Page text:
My statement stands. If you connect a 1.44M drive to the combination of an IBM 5160 motherboard (even the first release/BIOS) with original IBM DD floppy controller, that combination will boot/read a 720K diskette. Note that I did not use the word, "write". For what we're doing here, which is to boot from a pseudo 720K diskette then execute programs on that diskette such DEBUG/FDISK/FORMAT against the C: drive, no writes to the diskette are required.

    Leave a comment:


  • per
    replied
    Originally posted by modem7 View Post
    Per what Chuck wrote, if you connect a 1.44M drive to the combination of an IBM 5160 motherboard (even the first release) with original floppy controller, that combination will boot/read a 720K diskette.
    Well, I have personally done some investigation at this, and what I found was that:
    • You can use a 3.5" DD (720KB) disk drive with the original IBM DD FDC and XT motherboard (first BIOS)
    • You can use a 3.5" HD (1440KB) disk drive with a one-chip* HD FDC and original IBM XT motherboard (first BIOS)
    • You can not use a 3.5" HD (1440KB) disk drive with the original IBM DD FDC

    In the two first cases, DOS will see and use all 720KB of the disks, but several other programs will see the disks as only 360KB. I don't find this a problem since I usually use DOS when working with files.

    * I haven't tested with anything else than a one-chip HD FDC (GoldStar GM82C765B). I believe all standarized HD FDCs will work as well.
    Last edited by per; June 20, 2010, 03:15 AM.

    Leave a comment:


  • modem7
    replied
    Per what Chuck wrote, if you connect a 1.44M drive to the combination of an IBM 5160 motherboard (even the first release) with original floppy controller, that combination will boot/read a 720K diskette.

    To create a 720K sized boot diskette (with DEBUG/FDISK/FORMAT on it) using a 1.44M diskette with tape over the density hole, you can use the STEP 2 part of the process at http://members.dodo.com.au/~slappane...170_gsetup.htm

    Originally posted by antiquekid3 View Post
    Instead of printing "ST-251-1", it just prints "ST-251." But I assume that is just fine.
    Yes. I used "ST-251-1" because of your earlier, "After that, it tells me there is an ST-251 HDD (more specifically, an ST-251-1)."

    Leave a comment:


  • antiquekid3
    replied
    Thanks for the low level info, modem! I'm about to see about writing an Arduino program to emulate a keyboard so I can get some work done tonight.

    Instead of printing "ST-251-1", it just prints "ST-251." But I assume that is just fine.

    Kyle

    Leave a comment:


  • modem7
    replied
    Having just experimented with my ST-10 (with BIOS version 2.4), I'm expecting that what you presently see on screen is:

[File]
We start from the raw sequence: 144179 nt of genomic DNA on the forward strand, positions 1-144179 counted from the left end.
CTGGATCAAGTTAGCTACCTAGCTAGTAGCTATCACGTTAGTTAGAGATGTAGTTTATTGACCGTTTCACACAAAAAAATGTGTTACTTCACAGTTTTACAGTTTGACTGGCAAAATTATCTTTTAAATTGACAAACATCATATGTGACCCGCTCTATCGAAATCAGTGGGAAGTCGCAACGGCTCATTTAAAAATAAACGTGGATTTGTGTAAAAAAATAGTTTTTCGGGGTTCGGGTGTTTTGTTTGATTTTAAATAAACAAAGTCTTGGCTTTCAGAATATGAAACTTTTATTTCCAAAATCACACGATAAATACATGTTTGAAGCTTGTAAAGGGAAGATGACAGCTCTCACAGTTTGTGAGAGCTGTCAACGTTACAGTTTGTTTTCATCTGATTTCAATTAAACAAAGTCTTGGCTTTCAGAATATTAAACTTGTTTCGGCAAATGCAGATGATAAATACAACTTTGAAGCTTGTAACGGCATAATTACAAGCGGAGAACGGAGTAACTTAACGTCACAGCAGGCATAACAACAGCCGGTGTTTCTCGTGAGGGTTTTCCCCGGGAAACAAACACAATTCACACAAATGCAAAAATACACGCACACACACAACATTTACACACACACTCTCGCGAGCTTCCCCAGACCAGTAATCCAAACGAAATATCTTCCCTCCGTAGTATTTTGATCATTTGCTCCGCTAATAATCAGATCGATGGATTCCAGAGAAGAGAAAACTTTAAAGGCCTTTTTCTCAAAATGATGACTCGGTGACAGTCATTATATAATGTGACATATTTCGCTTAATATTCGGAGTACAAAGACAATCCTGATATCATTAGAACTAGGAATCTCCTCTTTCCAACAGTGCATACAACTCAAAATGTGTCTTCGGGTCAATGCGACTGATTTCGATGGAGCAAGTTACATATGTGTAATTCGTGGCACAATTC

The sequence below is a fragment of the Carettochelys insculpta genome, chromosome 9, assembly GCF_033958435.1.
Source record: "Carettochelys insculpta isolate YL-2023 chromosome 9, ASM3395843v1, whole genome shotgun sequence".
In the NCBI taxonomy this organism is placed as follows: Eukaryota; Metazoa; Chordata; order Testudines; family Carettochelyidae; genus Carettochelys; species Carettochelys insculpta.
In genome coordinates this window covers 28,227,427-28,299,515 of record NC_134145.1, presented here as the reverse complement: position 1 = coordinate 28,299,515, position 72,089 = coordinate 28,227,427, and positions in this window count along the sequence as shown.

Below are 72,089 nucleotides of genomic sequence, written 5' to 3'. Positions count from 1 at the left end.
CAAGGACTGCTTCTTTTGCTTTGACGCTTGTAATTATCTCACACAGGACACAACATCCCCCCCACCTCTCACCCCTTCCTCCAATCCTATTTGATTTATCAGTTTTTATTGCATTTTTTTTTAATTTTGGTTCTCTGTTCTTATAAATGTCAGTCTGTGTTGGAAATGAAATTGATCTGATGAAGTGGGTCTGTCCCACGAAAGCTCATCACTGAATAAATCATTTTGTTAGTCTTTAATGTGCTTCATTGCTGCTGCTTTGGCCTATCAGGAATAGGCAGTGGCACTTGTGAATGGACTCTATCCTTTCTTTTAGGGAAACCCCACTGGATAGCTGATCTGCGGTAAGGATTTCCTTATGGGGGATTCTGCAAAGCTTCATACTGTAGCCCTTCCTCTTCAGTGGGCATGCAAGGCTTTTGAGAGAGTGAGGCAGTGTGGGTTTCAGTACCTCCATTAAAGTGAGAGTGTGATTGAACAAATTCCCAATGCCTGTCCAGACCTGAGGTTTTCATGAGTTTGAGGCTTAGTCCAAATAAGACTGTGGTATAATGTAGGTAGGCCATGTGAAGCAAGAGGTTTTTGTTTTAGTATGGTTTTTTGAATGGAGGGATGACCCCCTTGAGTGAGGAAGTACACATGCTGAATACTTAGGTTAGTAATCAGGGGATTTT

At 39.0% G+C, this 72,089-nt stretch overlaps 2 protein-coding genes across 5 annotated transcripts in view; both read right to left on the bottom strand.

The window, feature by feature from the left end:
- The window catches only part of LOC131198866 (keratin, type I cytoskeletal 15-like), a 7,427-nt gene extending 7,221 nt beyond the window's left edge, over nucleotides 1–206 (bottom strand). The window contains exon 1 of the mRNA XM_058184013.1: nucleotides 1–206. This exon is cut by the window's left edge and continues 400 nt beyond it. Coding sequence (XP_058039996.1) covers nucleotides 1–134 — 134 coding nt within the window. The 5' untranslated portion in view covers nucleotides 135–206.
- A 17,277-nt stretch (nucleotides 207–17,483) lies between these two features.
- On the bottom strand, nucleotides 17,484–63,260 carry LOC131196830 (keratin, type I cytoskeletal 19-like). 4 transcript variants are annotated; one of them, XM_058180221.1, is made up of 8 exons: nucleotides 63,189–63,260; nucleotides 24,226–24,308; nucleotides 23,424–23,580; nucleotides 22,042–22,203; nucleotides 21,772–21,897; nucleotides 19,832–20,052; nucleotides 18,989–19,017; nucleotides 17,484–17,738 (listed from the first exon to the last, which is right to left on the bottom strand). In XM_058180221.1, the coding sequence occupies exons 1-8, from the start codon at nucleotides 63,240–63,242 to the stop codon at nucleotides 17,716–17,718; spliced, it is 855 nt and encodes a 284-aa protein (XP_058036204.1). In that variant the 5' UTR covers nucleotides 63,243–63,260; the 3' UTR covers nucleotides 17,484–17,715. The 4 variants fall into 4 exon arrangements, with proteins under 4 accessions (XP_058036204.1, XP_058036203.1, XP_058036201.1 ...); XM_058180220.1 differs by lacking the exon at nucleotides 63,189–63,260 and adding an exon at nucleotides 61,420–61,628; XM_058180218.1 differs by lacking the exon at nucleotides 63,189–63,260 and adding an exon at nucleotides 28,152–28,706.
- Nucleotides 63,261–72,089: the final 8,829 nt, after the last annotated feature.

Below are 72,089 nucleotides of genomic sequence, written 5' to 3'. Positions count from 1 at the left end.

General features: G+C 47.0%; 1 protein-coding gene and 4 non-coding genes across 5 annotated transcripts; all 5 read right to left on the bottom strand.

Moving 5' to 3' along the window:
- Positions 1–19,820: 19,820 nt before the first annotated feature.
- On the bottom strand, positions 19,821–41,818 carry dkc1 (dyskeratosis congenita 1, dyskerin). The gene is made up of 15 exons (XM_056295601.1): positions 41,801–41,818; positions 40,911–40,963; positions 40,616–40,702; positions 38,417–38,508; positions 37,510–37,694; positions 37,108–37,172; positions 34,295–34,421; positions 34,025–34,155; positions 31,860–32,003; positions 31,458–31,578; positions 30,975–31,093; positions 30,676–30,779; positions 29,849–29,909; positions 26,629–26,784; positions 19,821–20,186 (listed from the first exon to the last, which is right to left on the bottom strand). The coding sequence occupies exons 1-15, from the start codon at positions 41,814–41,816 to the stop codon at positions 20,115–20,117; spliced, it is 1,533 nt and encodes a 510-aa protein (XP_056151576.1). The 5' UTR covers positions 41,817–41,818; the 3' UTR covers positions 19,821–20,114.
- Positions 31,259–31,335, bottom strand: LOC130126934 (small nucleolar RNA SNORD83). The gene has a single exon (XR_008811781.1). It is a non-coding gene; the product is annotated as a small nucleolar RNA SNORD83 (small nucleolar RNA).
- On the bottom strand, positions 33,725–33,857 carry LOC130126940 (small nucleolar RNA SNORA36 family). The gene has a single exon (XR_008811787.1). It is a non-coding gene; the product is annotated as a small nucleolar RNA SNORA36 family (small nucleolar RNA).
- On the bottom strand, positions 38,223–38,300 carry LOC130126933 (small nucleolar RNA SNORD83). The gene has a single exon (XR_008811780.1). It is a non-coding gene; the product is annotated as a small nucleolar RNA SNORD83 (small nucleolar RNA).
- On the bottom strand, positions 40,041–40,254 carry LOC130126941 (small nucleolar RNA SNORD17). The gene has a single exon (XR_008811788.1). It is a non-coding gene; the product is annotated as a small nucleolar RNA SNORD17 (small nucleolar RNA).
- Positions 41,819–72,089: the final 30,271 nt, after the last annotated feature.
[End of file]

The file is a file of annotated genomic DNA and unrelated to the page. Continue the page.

ST10 v2.4
    Hard Disk 1: ST-251-1


    I used an ST-225 instead of an ST-251, but the expectation is similar.

    The "ST-251-1" gets retrieved by the ST-10 from a track on the drive that it reserved for itself.
    So that means that:
    1. The ST-10 is communicating with the ST-251 okay.
    2. The ST-251 has been low-level formatted by the ST-10.

    Good though to go through the low-level process (followed by FDISK and FORMAT) again just to ensure that it all has been done properly.

    Leave a comment:


  • modem7
    replied
    Seagate ST-10 low-level format process:

    1. Boot from boot diskette.
    2. Run DEBUG
    3. Enter G=C800:5
    4. Enter 1
    5. Enter Y
    6. Enter 3 (selects ST251)
    7. Enter Y
    8. Enter 3
    9. Enter N (split question)
    10. Enter N
    11. Enter Y
    12. Enter Y
    13. Enter F

    After that, you FDISK and FORMAT per usual.

    Leave a comment:


  • antiquekid3
    replied
    Okay, I'm about to try and make a boot disk. I found some online instructions...hopefully they are right!

    I have a Seagate hard drive controller. It has a Seagate ST-10 BIOS in it, version 005 2.4. Any more info needed?

    Kyle

    Leave a comment:


  • linuxlove
    replied
    To low-level format a drive, you'll need:

    * MS-DOS bootdisk with DEBUG
    * Knowledge of where the low-level formatter is on the hard drive's controller so you can call it using DEBUG.

    Post your hard drive controller model, someone should be able to help.

    Leave a comment:


  • antiquekid3
    replied
    How do I low level format a drive? I presume I will need to boot into DOS to do this?

    I'm going to try to connect my 3.5" drive tonight. Will the floppy controller work with it just fine?

    Thanks for the tips!

    Kyle

    Leave a comment:


  • Chuckster_in_Jax
    replied
    You may have to try a low-level format of the drive. If the drive is bad, I wouldn't recommend replacing it with another MFM drive. The XT-IDE project was in response to the problem of failing MFM drives. Consider one of those boards if you determine the drive can't be salvaged.

    Chuck

    Leave a comment: